Park board approves management plan

Southeast and northeast Minneapolis would benefit from the plan.

by Anna Ewart

Minneapolis is changing, and so are its parks.

Commissioners of the Minneapolis Park and Recreation Board approved a comprehensive park management plan Oct. 17.

This exhaustive plan, the first since 1965, will change the way parks interact with communities, according to a park board press release.

It will help the board manage resources and meet the needs of a changing city. The board will be able to provide services, such as new activities and paths, to communities.

According to a park board news release, the board’s commissioners approved the plan after a year of public meetings, focus groups and community leader workshops.

Jennifer Ringold, the citywide planner for the board, said the comprehensive plan will help the board respond to changing community needs.

The population of Minneapolis was more homogeneous when the current recreation center system was created during the 1960s, she said.

Since 1960, Minneapolis’ population has become more diverse and the number of homes with children has decreased, according to the plan.

“Today the demographics of the city are so much more diverse,” Ringold said. “The one-size-fits-all model is no longer effective.”

Making parks into community centers is one of the stated goals of the plan. The board plans to do this by tailoring its services to the demographics and needs of different communities.

Sheryl Luger said she participated in the community leader workshops that took place before the plan was approved.

She said she was impressed by the amount of public participation that went into the plan. At the public meetings, brochures were offered in English, Spanish, Somali and Hmong.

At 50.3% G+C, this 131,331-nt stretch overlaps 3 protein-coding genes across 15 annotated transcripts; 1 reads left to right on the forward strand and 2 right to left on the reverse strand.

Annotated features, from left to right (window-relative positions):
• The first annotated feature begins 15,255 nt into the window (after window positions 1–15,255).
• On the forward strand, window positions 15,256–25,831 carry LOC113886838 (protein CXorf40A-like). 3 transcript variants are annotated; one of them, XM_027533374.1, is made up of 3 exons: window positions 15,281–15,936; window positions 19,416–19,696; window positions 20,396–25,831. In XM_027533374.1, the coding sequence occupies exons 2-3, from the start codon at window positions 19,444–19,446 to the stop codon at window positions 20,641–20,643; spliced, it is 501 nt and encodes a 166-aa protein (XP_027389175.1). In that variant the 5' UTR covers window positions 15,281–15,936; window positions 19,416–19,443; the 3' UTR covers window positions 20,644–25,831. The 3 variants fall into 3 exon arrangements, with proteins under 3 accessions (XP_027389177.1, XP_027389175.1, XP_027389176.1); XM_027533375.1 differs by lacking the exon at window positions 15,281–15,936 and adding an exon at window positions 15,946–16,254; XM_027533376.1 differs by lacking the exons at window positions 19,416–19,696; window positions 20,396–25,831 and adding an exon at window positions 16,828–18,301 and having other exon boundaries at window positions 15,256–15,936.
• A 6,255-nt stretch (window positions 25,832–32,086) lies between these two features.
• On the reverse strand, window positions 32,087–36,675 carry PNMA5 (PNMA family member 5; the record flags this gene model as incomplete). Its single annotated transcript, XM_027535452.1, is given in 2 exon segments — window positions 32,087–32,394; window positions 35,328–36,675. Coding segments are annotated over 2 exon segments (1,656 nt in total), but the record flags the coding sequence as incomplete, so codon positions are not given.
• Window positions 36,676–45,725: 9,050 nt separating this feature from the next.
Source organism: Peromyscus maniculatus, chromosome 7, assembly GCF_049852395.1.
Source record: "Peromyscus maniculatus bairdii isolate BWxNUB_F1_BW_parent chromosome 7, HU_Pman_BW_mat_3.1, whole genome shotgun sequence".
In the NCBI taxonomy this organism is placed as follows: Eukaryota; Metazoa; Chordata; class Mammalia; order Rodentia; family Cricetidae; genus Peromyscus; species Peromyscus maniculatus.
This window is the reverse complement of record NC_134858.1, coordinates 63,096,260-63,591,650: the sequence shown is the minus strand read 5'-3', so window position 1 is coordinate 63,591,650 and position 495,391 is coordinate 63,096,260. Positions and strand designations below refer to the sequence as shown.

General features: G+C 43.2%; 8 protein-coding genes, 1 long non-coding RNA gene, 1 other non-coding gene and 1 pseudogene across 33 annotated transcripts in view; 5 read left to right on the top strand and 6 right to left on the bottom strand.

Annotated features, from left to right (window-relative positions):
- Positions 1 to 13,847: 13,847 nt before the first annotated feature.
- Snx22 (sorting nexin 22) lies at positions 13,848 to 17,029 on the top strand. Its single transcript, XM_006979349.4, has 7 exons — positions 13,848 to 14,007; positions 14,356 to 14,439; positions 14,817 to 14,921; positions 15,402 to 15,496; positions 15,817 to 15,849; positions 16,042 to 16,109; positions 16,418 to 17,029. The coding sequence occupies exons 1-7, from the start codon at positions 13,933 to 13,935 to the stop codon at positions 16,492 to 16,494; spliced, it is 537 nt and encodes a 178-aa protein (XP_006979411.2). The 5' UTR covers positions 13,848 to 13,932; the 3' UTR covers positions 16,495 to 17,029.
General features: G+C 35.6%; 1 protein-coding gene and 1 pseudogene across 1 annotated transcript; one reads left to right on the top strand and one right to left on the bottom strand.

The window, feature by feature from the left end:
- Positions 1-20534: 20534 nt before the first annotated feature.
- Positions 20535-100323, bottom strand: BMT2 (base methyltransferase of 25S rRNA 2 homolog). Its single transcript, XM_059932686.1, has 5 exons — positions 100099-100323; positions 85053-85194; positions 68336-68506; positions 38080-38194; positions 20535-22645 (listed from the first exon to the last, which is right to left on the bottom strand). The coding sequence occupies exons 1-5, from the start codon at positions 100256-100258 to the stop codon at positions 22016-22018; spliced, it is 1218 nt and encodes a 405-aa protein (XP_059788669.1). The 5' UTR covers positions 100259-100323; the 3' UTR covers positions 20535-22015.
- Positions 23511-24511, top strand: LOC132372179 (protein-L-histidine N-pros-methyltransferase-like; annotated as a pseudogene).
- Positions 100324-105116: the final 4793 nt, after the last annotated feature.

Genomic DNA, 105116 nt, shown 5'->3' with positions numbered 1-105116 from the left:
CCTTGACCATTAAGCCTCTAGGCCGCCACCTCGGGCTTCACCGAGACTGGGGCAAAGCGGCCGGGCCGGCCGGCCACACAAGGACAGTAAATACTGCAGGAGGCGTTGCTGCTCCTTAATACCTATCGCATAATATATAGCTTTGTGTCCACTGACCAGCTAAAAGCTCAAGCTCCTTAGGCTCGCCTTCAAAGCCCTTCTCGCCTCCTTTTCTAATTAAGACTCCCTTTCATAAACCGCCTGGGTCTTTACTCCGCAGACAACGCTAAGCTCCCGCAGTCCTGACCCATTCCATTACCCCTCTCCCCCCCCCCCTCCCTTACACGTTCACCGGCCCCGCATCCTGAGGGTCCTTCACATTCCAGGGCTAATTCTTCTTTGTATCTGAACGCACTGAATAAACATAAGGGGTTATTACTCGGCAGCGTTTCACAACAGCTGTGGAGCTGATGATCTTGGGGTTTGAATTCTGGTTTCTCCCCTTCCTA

Along with creating new activities for residents, the plan also proposes strategies for effective land use, maintaining structures and creating an environment that is safe and earth friendly.

The plan also identifies areas of the city in which the population is growing and areas that require more park services. The University is an area with population growth, but some neighborhoods near campus lack certain services.

Walt Dziedzic, board commissioner for the University area, said parks and paths are good citywide, but northeast and southeast Minneapolis are missing some things.

Dziedzic said the Grand Rounds is a system of paths that should go around the entire city. However, there is a three-mile gap in the northeast and southeast regions of the city.

“A big part of the comprehensive plan is to complete that portion of the system,” he said. “Northeast and southeast have not gotten their fair share in the past.”

Dziedzic also said the people who attended the public meeting in Van Cleve Park talked about environmental issues and activities.

Ringold said University students participated in focus groups about the plan. The students knew about parks near campus, but didn’t know much about the citywide park system.

She said students can go to recreation centers at parks near them to suggest activities or services they would like to have.